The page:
The first rule in developing referral business from others is that they don’t need you.  They don’t need your promises, they don’t need you to make them look good, they don’t need you messin’ with their clients.

The second rule in developing referral business from others is they need business just like you.  They need referrals to quality prospects, just like you do.

The ‘secret’ the top producers have discovered when getting referrals from other sellers and companies is to forget about ‘referral sources’ and develop referral partnerships—real partnerships where the referrals go in both directions, not jut one.

Sellers and companies need the same thing you need—business.  If they need someone to make them look good or to help one of their clients, they have no problem finding dozens of sellers willing to help.  What they need are reciprocal relationships where the people they refer clients to also refer prospects back to them.  They need partners, not moochers.  And if you’re not giving back in kind, that’s exactly what you are—a moocher.

Setting up Referral Partnerships

1.  Identify Your Potential Partners: Look for other sellers or companies who deal with the same prospects as you.  Define your ideal prospect—you may have more than one ideal—and then look for others who target the same prospect.  You want to find sellers who are already established in the market; who have the reach and reputation you wish for yourself; and whose quality of products and services match yours.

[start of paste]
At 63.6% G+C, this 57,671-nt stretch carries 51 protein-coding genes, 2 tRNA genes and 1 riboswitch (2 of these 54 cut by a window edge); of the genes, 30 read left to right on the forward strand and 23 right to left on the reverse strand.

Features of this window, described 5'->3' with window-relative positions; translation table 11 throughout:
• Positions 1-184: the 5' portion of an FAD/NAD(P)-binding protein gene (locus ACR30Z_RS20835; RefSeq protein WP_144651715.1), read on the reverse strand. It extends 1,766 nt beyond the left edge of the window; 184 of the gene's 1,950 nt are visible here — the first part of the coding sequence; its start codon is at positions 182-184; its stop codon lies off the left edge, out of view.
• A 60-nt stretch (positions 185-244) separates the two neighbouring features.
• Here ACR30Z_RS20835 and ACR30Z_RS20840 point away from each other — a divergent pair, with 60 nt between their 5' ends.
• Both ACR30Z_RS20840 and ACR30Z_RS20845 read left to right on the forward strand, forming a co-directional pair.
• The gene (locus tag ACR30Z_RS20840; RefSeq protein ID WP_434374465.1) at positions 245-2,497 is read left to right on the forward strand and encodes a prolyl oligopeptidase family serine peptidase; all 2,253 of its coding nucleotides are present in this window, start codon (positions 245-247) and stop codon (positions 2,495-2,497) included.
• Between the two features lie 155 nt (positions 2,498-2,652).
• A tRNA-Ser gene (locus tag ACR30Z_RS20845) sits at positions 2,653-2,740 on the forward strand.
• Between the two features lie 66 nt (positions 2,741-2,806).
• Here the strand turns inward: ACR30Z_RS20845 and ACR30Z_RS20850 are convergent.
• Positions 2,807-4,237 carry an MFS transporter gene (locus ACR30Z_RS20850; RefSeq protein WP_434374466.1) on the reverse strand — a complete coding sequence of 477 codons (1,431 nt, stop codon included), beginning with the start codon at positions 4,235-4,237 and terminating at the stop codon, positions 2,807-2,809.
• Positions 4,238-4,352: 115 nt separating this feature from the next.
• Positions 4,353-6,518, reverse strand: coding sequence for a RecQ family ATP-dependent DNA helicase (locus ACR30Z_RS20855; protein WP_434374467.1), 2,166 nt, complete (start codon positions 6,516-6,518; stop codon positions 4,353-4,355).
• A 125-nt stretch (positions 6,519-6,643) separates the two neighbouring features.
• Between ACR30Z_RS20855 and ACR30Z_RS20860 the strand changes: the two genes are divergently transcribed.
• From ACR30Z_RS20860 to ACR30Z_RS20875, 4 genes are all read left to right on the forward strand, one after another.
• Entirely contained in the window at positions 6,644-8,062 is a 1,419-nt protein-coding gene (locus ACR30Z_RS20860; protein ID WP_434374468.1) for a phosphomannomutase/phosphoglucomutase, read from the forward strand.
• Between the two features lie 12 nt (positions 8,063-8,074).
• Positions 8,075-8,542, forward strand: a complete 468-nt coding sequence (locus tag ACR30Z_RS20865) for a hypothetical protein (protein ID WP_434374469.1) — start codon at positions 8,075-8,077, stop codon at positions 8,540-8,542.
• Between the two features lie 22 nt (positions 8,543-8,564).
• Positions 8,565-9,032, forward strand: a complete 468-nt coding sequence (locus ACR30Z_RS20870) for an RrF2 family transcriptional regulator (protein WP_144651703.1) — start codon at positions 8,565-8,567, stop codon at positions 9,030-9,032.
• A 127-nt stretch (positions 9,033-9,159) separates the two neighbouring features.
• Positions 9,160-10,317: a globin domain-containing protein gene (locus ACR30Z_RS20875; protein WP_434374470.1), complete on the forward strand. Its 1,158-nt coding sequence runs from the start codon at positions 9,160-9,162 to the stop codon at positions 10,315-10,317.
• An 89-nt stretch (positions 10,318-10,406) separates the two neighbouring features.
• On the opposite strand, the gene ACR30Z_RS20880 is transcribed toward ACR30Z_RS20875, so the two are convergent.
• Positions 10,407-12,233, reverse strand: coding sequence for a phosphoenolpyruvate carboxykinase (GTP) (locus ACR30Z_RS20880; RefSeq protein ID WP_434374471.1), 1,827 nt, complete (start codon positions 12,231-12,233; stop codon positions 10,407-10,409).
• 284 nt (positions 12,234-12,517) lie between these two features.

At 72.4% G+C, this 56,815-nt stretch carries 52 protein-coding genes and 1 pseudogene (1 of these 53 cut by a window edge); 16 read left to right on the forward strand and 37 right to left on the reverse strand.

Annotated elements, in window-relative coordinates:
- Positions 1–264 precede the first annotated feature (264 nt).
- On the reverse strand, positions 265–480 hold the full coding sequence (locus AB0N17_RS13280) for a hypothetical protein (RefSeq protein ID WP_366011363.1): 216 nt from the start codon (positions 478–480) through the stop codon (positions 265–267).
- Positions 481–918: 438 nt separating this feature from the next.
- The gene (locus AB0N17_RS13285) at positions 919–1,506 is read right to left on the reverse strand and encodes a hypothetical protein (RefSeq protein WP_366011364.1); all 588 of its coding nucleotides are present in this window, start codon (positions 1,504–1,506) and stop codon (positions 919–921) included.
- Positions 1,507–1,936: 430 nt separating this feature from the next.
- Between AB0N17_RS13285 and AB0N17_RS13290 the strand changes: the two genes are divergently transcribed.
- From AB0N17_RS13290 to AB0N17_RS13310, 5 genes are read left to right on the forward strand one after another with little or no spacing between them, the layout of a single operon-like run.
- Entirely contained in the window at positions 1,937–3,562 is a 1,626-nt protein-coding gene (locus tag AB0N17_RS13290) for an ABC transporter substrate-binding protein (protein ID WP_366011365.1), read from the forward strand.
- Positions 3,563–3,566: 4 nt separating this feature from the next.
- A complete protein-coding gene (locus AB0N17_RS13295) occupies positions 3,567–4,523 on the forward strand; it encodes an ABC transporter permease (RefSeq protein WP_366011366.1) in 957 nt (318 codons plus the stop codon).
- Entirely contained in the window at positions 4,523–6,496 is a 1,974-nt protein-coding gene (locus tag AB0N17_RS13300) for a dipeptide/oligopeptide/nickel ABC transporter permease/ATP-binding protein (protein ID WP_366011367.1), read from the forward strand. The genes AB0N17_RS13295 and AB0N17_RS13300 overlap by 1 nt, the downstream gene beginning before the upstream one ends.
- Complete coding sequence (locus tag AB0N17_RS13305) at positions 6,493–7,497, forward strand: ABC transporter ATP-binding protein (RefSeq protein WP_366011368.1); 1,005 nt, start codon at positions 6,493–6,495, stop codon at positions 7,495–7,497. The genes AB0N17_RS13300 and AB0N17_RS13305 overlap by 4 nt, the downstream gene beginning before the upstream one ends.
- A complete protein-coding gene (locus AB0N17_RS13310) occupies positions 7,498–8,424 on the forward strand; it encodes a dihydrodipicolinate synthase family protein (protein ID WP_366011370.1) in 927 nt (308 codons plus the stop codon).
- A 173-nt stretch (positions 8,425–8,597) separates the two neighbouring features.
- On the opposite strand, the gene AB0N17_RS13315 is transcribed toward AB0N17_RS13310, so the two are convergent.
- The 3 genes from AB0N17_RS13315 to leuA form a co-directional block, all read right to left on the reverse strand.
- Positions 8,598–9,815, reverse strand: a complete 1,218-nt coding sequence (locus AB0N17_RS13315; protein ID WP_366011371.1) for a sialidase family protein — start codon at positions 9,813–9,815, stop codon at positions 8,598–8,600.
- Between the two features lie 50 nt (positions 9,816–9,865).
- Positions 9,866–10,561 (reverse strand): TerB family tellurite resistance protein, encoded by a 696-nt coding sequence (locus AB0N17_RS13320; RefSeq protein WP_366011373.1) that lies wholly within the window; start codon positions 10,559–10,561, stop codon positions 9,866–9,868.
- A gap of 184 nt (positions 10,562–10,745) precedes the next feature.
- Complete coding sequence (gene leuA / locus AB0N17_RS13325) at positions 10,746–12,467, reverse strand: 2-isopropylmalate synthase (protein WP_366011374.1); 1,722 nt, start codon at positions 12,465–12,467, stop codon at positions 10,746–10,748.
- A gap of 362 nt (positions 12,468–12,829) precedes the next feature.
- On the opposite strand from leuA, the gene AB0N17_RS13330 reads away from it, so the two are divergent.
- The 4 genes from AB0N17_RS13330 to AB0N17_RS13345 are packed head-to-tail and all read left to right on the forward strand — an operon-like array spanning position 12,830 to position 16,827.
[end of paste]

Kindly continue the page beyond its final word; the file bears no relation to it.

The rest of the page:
There is no need to waste time and energy on low producing sellers as they won’t be able to feed you many prospects.  In addition, the quality and cost of your products and/or services should closely match your potential partner’s since you will be looking for the same prospect.  If your product is top of the line and expensive, don’t partner with a salesperson whose products are on the bargain end of the spectrum.  Likewise, if you are selling modestly priced products, don’t think you can partner with a premium priced company to enhance your image—their clients are more than likely not going to be interested in your company’s products.

2.  Know What You’re After: Once you’ve identified a number of potential partners, develop a plan of approach for each.  What are you looking for with each partner—joint marketing?  Maybe joint sales calls?  Simply referring clients back and forth?